A epistemological variant of Homer's question about whether God could microwave a burito so hot He himself could not eat it, is about whether God could know what it is like not to know everything. Another variant concerns God's practical reason, and whether he can know what it is like to sin. I have another variant here...
In his essay, "Is God a Mathematician: The Meaning of Metabolism", Jonas presents a similar argument concerning the limitations of mathematical physics. His notion of the mathematician God seems to be not unlike a Laplacian Demon, and he uses this God to attack a position held by his contemporaries - essentially that the cosmos is material and the physicists ontology is complete.
Very roughly, he argues that the mathematician God would have no means to determine what is alive and what is not. There would be particles and forces, but no delineation of organisms as such.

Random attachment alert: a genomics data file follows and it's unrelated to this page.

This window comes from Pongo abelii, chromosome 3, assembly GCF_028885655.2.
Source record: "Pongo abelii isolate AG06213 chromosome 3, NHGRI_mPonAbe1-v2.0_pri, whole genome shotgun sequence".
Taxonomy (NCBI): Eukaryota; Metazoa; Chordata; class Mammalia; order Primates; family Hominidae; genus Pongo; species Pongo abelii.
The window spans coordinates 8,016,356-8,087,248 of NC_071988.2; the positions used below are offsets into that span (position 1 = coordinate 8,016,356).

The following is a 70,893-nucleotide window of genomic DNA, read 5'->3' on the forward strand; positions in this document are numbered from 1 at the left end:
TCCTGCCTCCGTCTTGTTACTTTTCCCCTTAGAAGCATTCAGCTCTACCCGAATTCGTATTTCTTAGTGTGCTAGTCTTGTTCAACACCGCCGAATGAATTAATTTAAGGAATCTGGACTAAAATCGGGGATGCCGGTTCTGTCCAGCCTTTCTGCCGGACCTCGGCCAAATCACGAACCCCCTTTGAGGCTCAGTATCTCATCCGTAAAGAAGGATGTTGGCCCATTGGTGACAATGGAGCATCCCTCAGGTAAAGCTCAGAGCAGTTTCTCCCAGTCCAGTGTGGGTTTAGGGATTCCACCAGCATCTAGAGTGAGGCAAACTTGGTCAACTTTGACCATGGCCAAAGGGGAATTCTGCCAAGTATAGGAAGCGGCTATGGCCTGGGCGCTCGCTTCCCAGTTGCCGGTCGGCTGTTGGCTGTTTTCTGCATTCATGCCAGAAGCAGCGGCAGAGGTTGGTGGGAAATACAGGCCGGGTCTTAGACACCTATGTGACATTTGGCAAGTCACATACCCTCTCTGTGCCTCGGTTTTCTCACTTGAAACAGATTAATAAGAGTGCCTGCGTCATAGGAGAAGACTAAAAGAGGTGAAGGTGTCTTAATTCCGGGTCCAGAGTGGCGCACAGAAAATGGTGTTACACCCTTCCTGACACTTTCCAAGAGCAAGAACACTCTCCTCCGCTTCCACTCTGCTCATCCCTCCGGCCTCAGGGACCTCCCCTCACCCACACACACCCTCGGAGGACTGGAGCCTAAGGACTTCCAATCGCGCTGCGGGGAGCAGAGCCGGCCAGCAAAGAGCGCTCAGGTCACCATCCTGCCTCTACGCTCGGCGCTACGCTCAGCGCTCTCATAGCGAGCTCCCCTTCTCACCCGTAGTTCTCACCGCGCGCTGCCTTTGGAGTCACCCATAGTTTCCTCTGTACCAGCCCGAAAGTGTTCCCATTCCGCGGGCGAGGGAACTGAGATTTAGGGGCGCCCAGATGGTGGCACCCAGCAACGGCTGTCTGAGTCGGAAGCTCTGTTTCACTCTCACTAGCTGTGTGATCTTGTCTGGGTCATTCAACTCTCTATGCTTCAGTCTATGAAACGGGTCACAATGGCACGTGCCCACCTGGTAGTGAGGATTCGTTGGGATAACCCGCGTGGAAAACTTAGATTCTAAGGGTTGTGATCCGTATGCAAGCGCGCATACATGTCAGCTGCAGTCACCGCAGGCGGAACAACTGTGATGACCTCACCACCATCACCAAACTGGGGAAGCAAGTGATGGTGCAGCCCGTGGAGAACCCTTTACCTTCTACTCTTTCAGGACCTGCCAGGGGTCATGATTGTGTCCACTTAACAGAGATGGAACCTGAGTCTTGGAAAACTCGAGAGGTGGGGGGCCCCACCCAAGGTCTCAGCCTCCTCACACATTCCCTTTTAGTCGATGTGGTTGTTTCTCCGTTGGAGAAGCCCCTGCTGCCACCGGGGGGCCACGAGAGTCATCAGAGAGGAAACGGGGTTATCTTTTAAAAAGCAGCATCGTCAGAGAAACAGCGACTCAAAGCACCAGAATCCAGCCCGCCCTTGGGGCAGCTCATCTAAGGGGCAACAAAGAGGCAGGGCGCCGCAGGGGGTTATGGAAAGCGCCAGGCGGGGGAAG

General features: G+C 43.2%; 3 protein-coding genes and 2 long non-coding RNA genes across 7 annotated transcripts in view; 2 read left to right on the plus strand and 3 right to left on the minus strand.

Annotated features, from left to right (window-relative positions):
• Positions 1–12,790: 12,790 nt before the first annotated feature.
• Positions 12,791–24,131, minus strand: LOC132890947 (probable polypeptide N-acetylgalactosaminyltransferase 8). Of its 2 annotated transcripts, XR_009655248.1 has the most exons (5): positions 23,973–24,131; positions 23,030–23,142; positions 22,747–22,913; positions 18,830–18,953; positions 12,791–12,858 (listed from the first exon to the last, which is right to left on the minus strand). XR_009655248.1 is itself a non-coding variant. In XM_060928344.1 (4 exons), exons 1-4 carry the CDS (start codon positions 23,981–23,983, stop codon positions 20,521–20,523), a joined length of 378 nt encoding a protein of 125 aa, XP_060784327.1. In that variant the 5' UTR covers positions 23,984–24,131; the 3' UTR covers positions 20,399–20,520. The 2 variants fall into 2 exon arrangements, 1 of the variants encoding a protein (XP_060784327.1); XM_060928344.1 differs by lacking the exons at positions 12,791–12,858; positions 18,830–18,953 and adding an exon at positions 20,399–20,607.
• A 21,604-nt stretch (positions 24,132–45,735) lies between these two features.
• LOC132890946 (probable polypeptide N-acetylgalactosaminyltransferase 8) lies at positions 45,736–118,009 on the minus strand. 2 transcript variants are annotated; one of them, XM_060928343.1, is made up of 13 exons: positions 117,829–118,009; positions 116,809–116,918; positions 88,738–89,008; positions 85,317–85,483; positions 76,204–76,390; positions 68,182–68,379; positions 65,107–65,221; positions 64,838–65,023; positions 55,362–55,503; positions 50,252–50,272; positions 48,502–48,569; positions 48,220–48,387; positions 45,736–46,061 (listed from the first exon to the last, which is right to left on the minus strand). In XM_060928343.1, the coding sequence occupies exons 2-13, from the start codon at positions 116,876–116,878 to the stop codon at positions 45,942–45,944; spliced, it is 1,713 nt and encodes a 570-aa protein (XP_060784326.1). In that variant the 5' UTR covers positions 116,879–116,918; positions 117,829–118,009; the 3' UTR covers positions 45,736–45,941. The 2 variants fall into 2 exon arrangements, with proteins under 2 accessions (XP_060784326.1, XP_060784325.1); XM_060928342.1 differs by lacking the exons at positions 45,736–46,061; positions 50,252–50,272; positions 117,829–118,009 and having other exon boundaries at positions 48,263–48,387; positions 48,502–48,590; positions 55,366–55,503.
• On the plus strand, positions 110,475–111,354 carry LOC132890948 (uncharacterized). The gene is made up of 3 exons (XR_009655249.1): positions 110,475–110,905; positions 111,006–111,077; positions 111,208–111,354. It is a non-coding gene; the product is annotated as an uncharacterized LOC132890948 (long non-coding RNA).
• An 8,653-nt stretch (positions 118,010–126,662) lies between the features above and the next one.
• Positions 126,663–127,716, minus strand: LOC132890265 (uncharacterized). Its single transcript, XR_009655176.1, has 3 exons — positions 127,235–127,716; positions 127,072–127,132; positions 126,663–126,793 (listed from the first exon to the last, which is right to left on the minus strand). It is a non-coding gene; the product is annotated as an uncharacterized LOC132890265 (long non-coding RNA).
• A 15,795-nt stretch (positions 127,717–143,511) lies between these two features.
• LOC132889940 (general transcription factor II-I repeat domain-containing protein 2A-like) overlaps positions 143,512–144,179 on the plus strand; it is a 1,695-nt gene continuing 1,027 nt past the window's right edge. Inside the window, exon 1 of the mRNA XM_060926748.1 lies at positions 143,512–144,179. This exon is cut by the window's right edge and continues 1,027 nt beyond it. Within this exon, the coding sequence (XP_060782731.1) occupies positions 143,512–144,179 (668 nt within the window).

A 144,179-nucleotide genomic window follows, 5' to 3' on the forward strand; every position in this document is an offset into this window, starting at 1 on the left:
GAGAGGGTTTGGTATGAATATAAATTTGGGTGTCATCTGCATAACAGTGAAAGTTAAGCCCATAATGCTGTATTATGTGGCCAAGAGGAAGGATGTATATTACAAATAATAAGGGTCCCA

On the strength of the immediate testimony of our bodies we are able to say what no disembodied onlooker would have cause for saying: that the mathematical God in his homogeneous analytical view misses the decisive point - the point of life itself: its being self-centred individuality, being for itself and in contraposition to all the rest of the world, with an essential boundary dividing "inside" and "outside" [emphasis his]
In other words, this God who looks at the entire cosmos from outside, does not know what it is like to be part of it.
My first question: I'm aware that Jonas was interested in Gnosticism, something I know nothing about, is this Jonas' argument part of the Gnostic tradition? Does it pre-date it? Does it have a more recent origin?
My second question: Gnosticism aside, there seems to be a whole category of arguments of which this is part. Is there a review of them anywhere?